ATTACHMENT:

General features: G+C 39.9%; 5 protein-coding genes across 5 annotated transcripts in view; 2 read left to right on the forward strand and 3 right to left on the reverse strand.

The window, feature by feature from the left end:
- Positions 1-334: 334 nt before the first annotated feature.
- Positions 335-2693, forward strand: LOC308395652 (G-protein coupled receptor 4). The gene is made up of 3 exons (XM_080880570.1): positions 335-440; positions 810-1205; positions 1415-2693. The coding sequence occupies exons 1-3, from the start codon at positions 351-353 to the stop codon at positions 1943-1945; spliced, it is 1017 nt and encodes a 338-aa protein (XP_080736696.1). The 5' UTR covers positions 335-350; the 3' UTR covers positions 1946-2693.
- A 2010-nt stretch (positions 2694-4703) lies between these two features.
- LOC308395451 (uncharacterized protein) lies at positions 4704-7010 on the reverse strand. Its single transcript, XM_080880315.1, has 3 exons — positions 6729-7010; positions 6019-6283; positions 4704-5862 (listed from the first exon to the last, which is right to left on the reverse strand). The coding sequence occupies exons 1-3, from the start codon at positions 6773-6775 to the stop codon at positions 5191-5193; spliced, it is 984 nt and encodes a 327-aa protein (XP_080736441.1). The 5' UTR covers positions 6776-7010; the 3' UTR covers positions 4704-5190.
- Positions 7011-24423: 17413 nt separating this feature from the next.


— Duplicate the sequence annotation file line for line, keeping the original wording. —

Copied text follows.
General features: G+C 39.9%; 5 protein-coding genes across 5 annotated transcripts in view; 2 read left to right on the forward strand and 3 right to left on the reverse strand.

The window, feature by feature from the left end:
- Positions 1-334: 334 nt before the first annotated feature.
- Positions 335-2693, forward strand: LOC308395652 (G-protein coupled receptor 4). The gene is made up of 3 exons (XM_080880570.1): positions 335-440; positions 810-1205; positions 1415-2693. The coding sequence occupies exons 1-3, from the start codon at positions 351-353 to the stop codon at positions 1943-1945; spliced, it is 1017 nt and encodes a 338-aa protein (XP_080736696.1). The 5' UTR covers positions 335-350; the 3' UTR covers positions 1946-2693.
- A 2010-nt stretch (positions 2694-4703) lies between these two features.
- LOC308395451 (uncharacterized protein) lies at positions 4704-7010 on the reverse strand. Its single transcript, XM_080880315.1, has 3 exons — positions 6729-7010; positions 6019-6283; positions 4704-5862 (listed from the first exon to the last, which is right to left on the reverse strand). The coding sequence occupies exons 1-3, from the start codon at positions 6773-6775 to the stop codon at positions 5191-5193; spliced, it is 984 nt and encodes a 327-aa protein (XP_080736441.1). The 5' UTR covers positions 6776-7010; the 3' UTR covers positions 4704-5190.
- Positions 7011-24423: 17413 nt separating this feature from the next.